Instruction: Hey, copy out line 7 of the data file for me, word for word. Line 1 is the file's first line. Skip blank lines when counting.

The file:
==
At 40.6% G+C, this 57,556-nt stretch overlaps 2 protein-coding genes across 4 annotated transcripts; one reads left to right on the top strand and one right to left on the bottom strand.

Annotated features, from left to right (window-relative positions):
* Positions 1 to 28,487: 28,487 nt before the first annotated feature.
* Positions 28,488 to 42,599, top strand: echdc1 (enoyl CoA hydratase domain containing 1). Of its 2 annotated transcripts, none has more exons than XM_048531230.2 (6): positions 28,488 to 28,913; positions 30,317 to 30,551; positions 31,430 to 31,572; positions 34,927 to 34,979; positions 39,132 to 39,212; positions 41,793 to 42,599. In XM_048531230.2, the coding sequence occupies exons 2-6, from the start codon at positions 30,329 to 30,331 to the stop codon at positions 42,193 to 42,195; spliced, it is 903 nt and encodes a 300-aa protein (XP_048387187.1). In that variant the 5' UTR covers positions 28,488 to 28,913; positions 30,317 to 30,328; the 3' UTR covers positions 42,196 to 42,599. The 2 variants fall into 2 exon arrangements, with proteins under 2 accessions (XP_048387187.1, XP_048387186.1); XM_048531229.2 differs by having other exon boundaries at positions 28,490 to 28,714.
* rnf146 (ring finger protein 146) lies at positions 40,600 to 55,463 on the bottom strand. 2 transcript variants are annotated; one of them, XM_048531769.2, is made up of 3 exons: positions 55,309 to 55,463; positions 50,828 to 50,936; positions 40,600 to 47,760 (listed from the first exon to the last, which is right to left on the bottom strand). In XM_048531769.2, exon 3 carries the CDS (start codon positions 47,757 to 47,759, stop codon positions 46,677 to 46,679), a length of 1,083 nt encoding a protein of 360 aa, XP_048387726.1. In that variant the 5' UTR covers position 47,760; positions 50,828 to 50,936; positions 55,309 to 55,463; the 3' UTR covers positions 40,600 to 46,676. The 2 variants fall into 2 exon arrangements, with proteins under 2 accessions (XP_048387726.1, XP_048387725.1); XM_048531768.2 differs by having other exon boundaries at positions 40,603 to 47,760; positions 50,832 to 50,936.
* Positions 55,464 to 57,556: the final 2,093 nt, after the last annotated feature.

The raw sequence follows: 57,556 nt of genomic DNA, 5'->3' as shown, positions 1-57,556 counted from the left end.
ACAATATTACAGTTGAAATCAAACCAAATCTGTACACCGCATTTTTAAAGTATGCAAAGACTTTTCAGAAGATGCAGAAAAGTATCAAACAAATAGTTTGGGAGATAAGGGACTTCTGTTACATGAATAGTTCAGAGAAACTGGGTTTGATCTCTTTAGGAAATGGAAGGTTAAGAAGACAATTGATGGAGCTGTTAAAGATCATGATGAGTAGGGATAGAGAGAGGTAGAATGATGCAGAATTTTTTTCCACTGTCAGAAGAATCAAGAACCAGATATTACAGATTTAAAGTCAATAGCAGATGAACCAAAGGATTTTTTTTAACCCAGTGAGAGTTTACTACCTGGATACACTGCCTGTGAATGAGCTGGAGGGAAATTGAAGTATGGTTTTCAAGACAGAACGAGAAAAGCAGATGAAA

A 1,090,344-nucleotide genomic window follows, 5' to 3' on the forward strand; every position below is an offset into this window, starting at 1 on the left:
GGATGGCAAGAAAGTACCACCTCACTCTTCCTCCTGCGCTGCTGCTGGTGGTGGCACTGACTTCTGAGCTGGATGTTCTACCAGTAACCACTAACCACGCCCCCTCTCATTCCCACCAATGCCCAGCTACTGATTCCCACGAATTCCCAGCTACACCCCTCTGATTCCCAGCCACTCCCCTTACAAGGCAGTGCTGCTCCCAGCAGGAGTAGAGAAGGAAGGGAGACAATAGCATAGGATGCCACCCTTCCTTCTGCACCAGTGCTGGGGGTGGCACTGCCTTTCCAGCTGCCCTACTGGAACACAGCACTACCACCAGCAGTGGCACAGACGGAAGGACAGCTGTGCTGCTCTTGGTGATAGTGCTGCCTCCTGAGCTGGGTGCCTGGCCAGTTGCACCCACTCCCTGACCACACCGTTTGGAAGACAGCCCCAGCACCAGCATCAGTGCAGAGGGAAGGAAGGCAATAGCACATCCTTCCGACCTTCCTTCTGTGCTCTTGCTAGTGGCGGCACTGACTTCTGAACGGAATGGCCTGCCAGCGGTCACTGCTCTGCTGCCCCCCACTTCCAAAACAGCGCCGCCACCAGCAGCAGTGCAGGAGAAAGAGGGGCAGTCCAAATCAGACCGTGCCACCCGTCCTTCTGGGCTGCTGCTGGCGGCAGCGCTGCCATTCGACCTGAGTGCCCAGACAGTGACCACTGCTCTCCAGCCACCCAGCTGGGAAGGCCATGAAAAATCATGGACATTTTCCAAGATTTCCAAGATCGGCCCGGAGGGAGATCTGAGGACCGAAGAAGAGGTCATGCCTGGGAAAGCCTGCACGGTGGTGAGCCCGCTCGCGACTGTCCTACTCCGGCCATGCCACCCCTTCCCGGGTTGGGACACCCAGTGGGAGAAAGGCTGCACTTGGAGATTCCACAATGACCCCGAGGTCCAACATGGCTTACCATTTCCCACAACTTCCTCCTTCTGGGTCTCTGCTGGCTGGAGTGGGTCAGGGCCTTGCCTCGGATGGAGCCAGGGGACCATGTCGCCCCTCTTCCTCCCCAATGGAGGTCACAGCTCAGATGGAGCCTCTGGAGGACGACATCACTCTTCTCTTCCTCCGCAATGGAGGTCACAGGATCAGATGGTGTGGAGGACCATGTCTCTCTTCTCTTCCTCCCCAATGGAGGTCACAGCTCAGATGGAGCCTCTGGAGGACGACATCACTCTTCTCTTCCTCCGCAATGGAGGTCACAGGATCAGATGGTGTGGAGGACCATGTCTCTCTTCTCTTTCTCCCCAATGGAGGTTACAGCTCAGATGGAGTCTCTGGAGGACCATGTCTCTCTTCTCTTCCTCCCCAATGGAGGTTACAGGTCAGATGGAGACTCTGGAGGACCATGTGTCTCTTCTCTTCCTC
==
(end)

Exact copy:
The raw sequence follows: 57,556 nt of genomic DNA, 5'->3' as shown, positions 1-57,556 counted from the left end.